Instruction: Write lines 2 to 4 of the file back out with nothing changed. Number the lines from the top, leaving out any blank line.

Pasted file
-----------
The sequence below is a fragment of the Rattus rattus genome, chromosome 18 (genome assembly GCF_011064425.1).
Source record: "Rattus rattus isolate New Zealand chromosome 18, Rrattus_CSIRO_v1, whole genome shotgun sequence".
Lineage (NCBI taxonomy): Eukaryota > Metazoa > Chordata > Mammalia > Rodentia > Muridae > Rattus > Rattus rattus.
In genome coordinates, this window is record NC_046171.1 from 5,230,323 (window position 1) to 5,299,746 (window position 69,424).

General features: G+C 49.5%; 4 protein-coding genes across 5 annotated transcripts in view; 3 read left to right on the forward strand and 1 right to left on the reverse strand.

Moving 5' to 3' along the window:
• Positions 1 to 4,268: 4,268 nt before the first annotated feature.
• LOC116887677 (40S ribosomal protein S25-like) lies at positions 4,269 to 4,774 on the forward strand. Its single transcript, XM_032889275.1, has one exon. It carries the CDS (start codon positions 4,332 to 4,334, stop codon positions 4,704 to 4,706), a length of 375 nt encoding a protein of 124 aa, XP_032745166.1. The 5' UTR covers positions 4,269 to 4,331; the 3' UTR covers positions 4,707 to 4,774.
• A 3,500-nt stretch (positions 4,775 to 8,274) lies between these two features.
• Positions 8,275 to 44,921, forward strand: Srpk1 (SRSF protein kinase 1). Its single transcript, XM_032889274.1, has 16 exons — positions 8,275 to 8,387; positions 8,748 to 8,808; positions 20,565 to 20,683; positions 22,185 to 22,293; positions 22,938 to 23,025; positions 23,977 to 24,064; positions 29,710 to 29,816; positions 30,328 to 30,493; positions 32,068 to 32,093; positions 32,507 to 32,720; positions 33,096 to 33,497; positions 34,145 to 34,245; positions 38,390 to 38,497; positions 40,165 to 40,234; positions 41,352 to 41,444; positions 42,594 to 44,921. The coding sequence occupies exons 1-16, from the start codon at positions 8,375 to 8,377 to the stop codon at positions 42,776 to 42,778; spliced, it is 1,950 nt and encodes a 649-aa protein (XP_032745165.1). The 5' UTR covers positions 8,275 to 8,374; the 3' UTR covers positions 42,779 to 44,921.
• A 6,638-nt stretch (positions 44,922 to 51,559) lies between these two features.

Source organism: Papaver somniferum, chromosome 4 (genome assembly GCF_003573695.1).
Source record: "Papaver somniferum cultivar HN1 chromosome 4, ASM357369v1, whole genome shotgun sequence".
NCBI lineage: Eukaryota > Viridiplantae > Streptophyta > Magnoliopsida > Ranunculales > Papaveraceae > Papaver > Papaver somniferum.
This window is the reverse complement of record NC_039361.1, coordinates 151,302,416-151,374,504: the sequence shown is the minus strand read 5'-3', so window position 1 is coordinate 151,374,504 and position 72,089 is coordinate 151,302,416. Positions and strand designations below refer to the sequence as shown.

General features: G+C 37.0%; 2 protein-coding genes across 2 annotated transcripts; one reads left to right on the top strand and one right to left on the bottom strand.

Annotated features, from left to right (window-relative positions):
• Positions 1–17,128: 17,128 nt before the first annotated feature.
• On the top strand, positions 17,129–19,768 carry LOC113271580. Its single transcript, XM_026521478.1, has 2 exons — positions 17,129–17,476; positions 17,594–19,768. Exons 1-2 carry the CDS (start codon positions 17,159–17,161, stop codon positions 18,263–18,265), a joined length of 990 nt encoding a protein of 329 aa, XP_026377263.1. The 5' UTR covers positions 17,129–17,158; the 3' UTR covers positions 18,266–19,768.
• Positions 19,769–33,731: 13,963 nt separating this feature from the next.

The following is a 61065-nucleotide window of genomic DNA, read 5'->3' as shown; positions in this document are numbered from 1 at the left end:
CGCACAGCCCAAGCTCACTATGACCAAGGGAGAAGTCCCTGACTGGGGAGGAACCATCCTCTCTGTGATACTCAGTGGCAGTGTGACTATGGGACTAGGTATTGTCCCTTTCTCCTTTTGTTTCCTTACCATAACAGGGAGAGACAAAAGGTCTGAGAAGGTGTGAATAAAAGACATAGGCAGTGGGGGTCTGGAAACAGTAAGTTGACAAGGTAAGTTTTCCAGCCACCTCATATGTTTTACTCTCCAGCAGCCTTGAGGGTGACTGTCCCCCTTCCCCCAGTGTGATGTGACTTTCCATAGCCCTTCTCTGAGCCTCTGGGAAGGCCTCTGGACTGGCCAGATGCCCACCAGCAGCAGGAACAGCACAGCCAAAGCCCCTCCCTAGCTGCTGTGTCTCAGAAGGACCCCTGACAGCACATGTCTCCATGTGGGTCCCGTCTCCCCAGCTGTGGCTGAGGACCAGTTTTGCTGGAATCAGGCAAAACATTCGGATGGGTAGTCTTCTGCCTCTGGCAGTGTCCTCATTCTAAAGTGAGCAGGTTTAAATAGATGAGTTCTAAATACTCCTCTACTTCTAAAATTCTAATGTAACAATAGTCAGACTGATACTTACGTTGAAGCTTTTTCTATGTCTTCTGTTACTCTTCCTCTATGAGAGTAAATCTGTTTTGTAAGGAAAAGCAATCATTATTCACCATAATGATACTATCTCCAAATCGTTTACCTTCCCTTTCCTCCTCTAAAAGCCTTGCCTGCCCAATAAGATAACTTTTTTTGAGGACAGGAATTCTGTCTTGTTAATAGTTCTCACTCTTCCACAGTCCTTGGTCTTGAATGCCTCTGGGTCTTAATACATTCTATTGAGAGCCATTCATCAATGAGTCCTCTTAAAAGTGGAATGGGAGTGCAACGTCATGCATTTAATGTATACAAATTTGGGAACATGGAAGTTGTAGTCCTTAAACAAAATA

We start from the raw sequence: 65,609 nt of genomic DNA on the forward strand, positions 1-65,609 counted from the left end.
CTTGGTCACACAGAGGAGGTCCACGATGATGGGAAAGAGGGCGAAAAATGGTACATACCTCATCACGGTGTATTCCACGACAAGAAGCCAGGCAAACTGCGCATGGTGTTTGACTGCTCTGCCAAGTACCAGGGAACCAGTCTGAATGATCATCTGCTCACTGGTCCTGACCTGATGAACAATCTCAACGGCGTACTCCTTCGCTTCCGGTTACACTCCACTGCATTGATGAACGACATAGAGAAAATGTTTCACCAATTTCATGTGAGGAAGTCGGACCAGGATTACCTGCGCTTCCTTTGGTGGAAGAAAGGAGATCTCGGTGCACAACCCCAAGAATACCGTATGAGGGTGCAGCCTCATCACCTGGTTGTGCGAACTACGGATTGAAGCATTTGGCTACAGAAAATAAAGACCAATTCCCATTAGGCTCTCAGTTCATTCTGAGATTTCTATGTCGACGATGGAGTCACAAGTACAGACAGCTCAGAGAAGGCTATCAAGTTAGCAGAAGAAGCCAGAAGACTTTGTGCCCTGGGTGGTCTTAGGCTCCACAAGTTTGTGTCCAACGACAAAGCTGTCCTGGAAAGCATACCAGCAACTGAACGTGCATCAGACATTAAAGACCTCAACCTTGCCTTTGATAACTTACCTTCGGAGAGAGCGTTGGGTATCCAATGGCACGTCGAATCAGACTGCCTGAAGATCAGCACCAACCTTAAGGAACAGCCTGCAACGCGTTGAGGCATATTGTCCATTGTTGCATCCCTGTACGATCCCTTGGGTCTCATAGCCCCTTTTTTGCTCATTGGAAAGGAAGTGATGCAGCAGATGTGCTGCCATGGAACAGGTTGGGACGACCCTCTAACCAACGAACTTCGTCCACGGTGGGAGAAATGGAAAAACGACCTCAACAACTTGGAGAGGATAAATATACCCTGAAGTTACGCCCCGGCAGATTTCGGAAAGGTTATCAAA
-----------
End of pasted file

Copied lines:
Source record: "Rattus rattus isolate New Zealand chromosome 18, Rrattus_CSIRO_v1, whole genome shotgun sequence".
Lineage (NCBI taxonomy): Eukaryota > Metazoa > Chordata > Mammalia > Rodentia > Muridae > Rattus > Rattus rattus.
In genome coordinates, this window is record NC_046171.1 from 5,230,323 (window position 1) to 5,299,746 (window position 69,424).